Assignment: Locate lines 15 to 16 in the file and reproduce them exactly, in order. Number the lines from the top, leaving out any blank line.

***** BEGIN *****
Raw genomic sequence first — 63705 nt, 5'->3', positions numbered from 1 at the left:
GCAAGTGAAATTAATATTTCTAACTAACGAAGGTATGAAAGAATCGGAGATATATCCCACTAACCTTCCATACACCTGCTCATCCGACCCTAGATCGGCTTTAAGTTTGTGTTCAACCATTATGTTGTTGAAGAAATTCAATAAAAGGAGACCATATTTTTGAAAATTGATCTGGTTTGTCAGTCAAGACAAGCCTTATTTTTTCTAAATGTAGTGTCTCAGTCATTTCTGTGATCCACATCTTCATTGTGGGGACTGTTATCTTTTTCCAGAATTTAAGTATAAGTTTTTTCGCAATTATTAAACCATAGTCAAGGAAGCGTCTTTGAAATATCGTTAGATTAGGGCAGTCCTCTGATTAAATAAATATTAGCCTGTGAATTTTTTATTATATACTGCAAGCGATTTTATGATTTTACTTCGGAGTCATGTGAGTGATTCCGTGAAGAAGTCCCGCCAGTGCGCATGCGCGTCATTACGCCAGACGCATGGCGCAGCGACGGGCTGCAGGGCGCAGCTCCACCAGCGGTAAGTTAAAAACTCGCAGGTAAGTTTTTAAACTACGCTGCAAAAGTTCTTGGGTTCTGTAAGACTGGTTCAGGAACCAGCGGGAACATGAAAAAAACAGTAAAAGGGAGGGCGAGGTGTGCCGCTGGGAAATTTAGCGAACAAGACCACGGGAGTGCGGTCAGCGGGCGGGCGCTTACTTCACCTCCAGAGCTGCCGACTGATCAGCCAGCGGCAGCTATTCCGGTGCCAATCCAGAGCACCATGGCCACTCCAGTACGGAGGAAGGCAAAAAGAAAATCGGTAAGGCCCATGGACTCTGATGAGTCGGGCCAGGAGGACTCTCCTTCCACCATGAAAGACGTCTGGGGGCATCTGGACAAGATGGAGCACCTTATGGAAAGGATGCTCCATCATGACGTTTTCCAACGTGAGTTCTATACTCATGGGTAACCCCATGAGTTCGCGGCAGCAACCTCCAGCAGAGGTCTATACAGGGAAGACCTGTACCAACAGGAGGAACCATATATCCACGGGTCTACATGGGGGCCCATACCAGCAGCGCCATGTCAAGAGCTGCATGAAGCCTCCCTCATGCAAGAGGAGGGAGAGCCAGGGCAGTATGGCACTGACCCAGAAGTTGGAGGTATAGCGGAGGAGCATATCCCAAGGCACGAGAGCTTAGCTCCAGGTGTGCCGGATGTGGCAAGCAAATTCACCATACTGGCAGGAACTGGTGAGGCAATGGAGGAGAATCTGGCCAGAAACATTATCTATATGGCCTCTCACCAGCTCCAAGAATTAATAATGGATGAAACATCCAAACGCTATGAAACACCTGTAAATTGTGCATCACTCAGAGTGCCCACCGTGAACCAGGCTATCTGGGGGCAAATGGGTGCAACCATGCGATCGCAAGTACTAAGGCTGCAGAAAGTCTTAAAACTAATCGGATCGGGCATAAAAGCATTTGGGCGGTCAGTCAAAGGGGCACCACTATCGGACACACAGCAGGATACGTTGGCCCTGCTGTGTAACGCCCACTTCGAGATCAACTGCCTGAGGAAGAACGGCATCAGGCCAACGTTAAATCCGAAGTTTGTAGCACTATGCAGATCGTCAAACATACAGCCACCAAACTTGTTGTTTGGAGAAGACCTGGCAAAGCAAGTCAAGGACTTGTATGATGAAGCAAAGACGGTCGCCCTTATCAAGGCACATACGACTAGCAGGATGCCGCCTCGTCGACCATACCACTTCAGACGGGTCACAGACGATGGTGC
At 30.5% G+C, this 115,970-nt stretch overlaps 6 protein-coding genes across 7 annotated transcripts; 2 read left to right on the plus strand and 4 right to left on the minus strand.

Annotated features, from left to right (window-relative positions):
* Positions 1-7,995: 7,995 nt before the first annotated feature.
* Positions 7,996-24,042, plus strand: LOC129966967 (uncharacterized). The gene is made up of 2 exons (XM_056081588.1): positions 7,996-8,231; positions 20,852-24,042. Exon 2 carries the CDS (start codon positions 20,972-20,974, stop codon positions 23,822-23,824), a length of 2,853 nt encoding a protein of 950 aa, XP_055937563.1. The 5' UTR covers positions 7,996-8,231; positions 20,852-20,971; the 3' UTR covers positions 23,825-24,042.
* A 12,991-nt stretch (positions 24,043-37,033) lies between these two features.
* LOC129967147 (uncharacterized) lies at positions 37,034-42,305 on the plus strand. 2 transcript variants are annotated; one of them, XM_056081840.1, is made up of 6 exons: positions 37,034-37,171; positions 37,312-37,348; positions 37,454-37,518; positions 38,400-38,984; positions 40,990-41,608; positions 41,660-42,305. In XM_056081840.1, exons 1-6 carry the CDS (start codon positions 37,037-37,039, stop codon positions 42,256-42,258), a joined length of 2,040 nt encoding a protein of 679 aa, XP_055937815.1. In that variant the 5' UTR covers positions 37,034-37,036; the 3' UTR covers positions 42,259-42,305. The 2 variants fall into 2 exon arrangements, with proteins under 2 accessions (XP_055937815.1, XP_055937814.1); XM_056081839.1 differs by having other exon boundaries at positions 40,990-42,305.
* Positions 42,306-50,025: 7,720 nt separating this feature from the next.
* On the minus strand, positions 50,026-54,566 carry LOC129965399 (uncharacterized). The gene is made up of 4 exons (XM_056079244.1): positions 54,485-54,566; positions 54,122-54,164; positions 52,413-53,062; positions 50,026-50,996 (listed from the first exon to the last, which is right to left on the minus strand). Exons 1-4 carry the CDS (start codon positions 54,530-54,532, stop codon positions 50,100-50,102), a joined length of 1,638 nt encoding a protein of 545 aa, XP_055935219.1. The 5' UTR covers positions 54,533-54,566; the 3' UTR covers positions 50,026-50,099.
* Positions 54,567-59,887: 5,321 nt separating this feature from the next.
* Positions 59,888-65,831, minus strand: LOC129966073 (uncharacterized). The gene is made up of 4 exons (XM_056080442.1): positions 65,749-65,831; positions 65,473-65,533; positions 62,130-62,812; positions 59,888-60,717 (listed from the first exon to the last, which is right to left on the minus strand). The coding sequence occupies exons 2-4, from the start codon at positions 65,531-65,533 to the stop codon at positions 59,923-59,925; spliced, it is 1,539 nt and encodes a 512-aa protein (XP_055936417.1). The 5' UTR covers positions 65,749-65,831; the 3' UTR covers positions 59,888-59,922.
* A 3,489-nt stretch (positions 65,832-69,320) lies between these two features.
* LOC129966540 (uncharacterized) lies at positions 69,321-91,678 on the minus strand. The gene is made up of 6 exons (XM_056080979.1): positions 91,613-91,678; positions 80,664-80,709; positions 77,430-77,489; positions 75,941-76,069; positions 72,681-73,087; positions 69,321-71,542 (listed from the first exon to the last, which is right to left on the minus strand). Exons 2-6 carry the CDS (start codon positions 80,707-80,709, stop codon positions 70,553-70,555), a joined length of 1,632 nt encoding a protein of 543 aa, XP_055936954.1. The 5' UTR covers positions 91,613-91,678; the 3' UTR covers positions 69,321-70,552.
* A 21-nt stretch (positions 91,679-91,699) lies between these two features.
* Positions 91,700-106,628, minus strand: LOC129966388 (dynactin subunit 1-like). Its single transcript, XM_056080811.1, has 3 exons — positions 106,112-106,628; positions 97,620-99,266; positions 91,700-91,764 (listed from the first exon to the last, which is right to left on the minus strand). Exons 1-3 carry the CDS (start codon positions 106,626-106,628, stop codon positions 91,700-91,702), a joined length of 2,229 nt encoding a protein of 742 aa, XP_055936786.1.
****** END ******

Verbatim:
* A 21-nt stretch (positions 91,679-91,699) lies between these two features.
* Positions 91,700-106,628, minus strand: LOC129966388 (dynactin subunit 1-like). Its single transcript, XM_056080811.1, has 3 exons — positions 106,112-106,628; positions 97,620-99,266; positions 91,700-91,764 (listed from the first exon to the last, which is right to left on the minus strand). Exons 1-3 carry the CDS (start codon positions 106,626-106,628, stop codon positions 91,700-91,702), a joined length of 2,229 nt encoding a protein of 742 aa, XP_055936786.1.